Brian Arthur Tate pleaded guilty yesterday to first-degree murder in the fatal stabbing of a rival suitor in front of his home in Cape St. Claire.
Tate, 17, admitted in Anne Arundel Circuit Court that he ambushed Jerry Lee Haines in front of his house in the 1100 block of Summit Drive Feb. 24 with a knife he told a friend he had been "sharpening . . . all week long."
Tate, a former Broadneck High School quarterback, was flanked by his attorneys and three sheriff's deputies as he listened to an account of the killing that sent the victim's mother -- sitting two rows behind him -- rushing from the courtroom in tears.
Jackie Haines, the mother, later said that she hopes Tate spends the rest of his life in a prison cell.
"I'd like to see him put in an 8-by-10 room and not let out for the rest of his life," she said. "He doesn't deserve a TV or anything like that. He should just think about what he did."
Assistant State's Attorney Eugene M. Whissel II said he will seek a life term for Tate when he is sentenced by Judge Raymond G. Thieme Jr. Jan. 11.
According to a statement read by Mr. Whissel, Tate was seen beating and stabbing Mr. Haines, 19, by the house guest of a neighbor, who looked out her bedroom window about 10:30 p.m. when she heard the victim's screams for help.
Tate stabbed Mr. Haines 24 times, then dragged his body behind the house where he lived with his two brothers and his mother.
Tate was seen walking to the front of the house, where he looked around to see if anyone was watching before he got into his truck and drove off, according to the statement.
In the days before the killing, Tate told three friends that he had planned the assault on his victim, who was seeing his ex-girlfriend.
He said he intended to wear dark clothing, come up to him in the night, grab him as he went into his house, cut his throat and continue to beat him until he died.
Police said Mr. Haines had been dating a 16-year-old sophomore at Broadneck who previously had dated Tate. For several weeks before the murder, Tate "would scream and yell obscenities" whenever he saw them together, police said.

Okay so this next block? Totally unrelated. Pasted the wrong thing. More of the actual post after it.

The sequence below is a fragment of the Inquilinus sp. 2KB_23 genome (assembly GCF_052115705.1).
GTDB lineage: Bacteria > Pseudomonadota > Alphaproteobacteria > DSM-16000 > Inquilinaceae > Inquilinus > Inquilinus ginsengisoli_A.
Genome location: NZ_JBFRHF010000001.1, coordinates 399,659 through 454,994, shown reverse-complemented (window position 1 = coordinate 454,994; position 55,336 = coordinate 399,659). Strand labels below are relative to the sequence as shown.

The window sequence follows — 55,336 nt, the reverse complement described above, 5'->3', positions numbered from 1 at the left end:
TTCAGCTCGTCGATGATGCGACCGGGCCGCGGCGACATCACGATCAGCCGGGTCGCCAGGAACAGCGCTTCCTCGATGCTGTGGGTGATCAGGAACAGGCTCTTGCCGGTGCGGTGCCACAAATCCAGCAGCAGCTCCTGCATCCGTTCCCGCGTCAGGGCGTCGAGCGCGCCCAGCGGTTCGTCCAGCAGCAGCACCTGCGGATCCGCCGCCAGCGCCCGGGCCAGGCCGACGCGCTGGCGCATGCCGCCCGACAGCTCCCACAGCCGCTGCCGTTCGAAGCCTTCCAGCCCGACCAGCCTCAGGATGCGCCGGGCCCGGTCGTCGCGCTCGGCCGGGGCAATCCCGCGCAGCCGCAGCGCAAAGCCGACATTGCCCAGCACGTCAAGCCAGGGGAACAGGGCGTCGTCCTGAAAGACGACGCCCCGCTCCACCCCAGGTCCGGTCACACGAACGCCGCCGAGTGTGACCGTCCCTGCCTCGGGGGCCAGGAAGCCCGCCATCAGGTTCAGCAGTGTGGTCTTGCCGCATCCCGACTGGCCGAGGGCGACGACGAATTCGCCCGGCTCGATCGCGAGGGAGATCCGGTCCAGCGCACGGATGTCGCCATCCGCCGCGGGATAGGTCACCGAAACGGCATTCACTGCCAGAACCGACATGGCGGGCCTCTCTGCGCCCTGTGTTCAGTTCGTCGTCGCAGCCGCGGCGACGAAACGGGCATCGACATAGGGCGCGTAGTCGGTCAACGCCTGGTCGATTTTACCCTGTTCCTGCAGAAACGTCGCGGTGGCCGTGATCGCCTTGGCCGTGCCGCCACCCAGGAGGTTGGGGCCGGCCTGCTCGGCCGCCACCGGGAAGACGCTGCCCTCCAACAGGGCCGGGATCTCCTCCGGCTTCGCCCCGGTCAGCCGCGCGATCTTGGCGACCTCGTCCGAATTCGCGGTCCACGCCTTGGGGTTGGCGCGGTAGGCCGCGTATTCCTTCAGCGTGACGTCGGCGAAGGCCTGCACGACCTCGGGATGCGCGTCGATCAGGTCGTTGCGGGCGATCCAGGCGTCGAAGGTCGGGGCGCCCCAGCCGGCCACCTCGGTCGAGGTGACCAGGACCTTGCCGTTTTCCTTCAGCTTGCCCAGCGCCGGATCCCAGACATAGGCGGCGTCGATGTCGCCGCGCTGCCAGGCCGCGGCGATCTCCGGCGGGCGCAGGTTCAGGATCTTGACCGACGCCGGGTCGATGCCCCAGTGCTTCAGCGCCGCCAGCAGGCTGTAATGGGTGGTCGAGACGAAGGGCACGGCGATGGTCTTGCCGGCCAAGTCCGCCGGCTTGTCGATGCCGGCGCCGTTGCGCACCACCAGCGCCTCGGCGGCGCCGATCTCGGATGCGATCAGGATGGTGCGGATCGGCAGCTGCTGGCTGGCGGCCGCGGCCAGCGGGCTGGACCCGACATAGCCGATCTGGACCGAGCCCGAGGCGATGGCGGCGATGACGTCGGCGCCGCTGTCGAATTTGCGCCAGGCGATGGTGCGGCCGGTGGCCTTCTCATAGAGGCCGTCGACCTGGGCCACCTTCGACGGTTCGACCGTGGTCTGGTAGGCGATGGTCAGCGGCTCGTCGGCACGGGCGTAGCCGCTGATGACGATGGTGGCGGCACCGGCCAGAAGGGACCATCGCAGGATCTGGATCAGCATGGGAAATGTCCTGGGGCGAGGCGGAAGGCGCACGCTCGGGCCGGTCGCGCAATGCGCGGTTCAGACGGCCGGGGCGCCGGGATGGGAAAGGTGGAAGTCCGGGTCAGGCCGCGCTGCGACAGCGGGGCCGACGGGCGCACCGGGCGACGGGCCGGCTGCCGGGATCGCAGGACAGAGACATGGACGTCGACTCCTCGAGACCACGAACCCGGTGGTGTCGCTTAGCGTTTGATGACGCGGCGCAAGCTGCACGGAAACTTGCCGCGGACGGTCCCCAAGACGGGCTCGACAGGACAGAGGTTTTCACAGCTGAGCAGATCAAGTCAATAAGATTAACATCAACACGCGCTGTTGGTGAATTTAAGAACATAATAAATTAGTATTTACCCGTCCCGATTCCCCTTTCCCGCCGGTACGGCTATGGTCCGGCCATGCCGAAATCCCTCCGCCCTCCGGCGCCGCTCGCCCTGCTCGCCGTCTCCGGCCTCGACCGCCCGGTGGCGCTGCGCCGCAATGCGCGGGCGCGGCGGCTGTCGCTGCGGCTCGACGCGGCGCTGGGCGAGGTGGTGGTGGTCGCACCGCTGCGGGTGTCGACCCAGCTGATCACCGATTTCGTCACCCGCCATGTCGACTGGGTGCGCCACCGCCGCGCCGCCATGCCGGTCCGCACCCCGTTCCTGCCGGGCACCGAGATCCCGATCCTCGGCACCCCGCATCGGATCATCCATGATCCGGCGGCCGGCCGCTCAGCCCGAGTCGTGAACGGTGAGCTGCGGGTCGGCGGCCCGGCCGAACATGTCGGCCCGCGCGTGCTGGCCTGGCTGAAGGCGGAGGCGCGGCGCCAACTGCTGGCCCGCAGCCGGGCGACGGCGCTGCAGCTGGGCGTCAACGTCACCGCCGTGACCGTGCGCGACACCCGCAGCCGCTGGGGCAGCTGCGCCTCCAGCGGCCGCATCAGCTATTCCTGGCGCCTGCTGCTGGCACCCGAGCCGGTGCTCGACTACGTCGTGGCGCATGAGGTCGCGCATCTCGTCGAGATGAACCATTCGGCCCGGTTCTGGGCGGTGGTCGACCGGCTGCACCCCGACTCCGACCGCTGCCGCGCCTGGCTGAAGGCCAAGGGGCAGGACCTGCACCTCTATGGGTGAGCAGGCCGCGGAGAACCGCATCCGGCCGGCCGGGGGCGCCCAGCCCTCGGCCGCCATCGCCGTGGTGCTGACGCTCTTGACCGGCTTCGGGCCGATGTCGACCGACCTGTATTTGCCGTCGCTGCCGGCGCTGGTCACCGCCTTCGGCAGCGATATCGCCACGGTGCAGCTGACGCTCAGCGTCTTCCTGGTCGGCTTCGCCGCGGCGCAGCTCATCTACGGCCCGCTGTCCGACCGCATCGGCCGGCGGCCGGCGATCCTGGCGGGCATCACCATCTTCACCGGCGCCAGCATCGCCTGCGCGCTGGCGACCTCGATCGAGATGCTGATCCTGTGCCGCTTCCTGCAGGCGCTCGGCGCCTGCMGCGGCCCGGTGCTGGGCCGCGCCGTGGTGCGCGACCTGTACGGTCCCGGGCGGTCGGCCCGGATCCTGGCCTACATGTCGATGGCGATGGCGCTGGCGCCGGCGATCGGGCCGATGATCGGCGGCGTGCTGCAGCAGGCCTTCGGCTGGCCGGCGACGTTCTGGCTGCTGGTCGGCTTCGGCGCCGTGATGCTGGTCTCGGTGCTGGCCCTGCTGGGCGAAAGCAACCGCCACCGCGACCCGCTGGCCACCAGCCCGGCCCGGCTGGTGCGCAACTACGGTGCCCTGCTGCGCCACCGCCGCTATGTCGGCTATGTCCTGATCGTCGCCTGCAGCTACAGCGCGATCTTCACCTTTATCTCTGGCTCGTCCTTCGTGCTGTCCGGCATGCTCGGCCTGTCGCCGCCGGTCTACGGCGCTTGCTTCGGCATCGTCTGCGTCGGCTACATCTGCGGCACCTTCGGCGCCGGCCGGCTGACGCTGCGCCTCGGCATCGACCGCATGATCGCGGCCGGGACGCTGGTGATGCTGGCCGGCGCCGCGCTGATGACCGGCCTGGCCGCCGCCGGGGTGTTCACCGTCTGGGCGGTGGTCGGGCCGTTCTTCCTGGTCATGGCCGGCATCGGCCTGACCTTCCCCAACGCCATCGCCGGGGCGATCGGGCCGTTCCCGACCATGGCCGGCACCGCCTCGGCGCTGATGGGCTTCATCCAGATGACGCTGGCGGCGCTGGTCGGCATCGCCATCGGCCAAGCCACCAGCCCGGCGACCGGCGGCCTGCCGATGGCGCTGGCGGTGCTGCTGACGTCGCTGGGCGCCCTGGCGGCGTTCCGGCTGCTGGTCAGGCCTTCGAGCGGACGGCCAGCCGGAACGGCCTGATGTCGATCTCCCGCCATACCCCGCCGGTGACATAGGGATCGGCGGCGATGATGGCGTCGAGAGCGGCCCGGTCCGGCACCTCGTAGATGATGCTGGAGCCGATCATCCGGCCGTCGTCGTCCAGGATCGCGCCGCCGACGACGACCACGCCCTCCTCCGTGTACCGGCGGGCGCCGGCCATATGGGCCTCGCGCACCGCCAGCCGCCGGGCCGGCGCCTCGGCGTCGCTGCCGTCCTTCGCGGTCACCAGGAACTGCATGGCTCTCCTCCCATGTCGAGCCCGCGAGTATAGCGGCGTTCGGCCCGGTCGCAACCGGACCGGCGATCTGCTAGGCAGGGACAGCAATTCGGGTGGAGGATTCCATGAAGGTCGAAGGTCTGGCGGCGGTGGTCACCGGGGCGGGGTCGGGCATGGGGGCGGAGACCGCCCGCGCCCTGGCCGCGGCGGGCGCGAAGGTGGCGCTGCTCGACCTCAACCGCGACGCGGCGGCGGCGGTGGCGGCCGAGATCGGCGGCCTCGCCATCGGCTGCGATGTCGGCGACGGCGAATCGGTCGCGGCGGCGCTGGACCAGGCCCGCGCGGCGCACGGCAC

Police recovered the victim's wallet in Tate's private bathroom. DNA tests confirmed that Mr. Haines' blood was on Tate's jacket and brass knuckles used in the attack were recovered in Tate's home, Mr. Whissel said.
The plea was entered yesterday as part of an agreement reached among Tate's attorneys, Mr. Whissel and State's Attorney Frank R. Weathersbee.
As part of the plea, Mr. Weathersbee agreed to drop arson charges filed in an unrelated incident and the armed robbery charge filed against Tate because the victim's wallet was found in his house.
Mr. Weathersbee said he agreed to the plea after discussing it with the victim's family, who later said they were glad they would avoid a prolonged trial.
Defense attorneys George Lantzas and Joseph Devlin had Tate examined by a team of therapists, and prosecutors said that could have been a move toward defense arguments in a trial that Tate lacked the mental capacity to commit first-degree murder.
"The plea assures a conviction of first-degree murder," Mr. Whissel said.
"If it had gone to trial, maybe he would've faced less time [in prison]," he said.
Tate has been held in the Anne Arundel County Detention Center since his arrest the day after the slaying.
He also was charged March 13 with arson and attempted first-degree murder in a blaze that damaged an Arnold home owned by Anthony Rogalski on Nov. 8, 1991.
Prosecutors said the fire was set "to get even" with Mr. Rogalski's 17-year-old son, Jimmy, for dating one of Tate's former girlfriends.